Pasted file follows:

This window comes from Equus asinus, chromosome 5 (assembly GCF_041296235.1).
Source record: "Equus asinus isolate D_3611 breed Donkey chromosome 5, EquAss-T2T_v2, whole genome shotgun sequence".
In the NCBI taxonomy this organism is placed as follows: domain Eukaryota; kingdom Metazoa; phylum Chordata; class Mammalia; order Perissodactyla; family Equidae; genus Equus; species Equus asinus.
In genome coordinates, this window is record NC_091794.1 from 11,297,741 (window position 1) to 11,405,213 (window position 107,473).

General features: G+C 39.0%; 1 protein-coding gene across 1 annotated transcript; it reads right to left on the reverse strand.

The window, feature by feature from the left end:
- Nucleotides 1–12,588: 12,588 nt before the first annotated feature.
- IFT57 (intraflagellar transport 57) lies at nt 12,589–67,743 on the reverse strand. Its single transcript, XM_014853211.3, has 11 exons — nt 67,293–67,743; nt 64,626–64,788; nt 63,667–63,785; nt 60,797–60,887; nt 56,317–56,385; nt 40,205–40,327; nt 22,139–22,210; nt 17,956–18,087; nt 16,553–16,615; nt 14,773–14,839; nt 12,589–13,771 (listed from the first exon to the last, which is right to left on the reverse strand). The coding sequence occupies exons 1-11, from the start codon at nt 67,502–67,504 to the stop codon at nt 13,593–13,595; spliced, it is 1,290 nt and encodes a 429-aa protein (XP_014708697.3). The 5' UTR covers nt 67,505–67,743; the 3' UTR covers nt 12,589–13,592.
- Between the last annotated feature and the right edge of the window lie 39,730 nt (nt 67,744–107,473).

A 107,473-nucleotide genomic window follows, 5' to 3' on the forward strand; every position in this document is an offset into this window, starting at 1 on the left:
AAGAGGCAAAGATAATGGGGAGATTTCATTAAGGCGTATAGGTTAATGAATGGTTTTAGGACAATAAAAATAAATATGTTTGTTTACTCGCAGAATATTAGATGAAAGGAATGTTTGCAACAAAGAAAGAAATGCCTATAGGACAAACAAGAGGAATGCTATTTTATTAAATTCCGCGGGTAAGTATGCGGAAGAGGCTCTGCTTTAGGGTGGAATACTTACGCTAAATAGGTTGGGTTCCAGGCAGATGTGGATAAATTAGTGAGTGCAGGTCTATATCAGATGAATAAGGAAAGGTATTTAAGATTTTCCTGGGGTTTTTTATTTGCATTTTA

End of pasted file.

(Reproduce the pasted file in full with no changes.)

This window comes from Equus asinus, chromosome 5 (assembly GCF_041296235.1).
Source record: "Equus asinus isolate D_3611 breed Donkey chromosome 5, EquAss-T2T_v2, whole genome shotgun sequence".
In the NCBI taxonomy this organism is placed as follows: domain Eukaryota; kingdom Metazoa; phylum Chordata; class Mammalia; order Perissodactyla; family Equidae; genus Equus; species Equus asinus.
In genome coordinates, this window is record NC_091794.1 from 11,297,741 (window position 1) to 11,405,213 (window position 107,473).

General features: G+C 39.0%; 1 protein-coding gene across 1 annotated transcript; it reads right to left on the reverse strand.

The window, feature by feature from the left end:
- Nucleotides 1–12,588: 12,588 nt before the first annotated feature.
- IFT57 (intraflagellar transport 57) lies at nt 12,589–67,743 on the reverse strand. Its single transcript, XM_014853211.3, has 11 exons — nt 67,293–67,743; nt 64,626–64,788; nt 63,667–63,785; nt 60,797–60,887; nt 56,317–56,385; nt 40,205–40,327; nt 22,139–22,210; nt 17,956–18,087; nt 16,553–16,615; nt 14,773–14,839; nt 12,589–13,771 (listed from the first exon to the last, which is right to left on the reverse strand). The coding sequence occupies exons 1-11, from the start codon at nt 67,502–67,504 to the stop codon at nt 13,593–13,595; spliced, it is 1,290 nt and encodes a 429-aa protein (XP_014708697.3). The 5' UTR covers nt 67,505–67,743; the 3' UTR covers nt 12,589–13,592.
- Between the last annotated feature and the right edge of the window lie 39,730 nt (nt 67,744–107,473).

A 107,473-nucleotide genomic window follows, 5' to 3' on the forward strand; every position in this document is an offset into this window, starting at 1 on the left:
AAGAGGCAAAGATAATGGGGAGATTTCATTAAGGCGTATAGGTTAATGAATGGTTTTAGGACAATAAAAATAAATATGTTTGTTTACTCGCAGAATATTAGATGAAAGGAATGTTTGCAACAAAGAAAGAAATGCCTATAGGACAAACAAGAGGAATGCTATTTTATTAAATTCCGCGGGTAAGTATGCGGAAGAGGCTCTGCTTTAGGGTGGAATACTTACGCTAAATAGGTTGGGTTCCAGGCAGATGTGGATAAATTAGTGAGTGCAGGTCTATATCAGATGAATAAGGAAAGGTATTTAAGATTTTCCTGGGGTTTTTTATTTGCATTTTA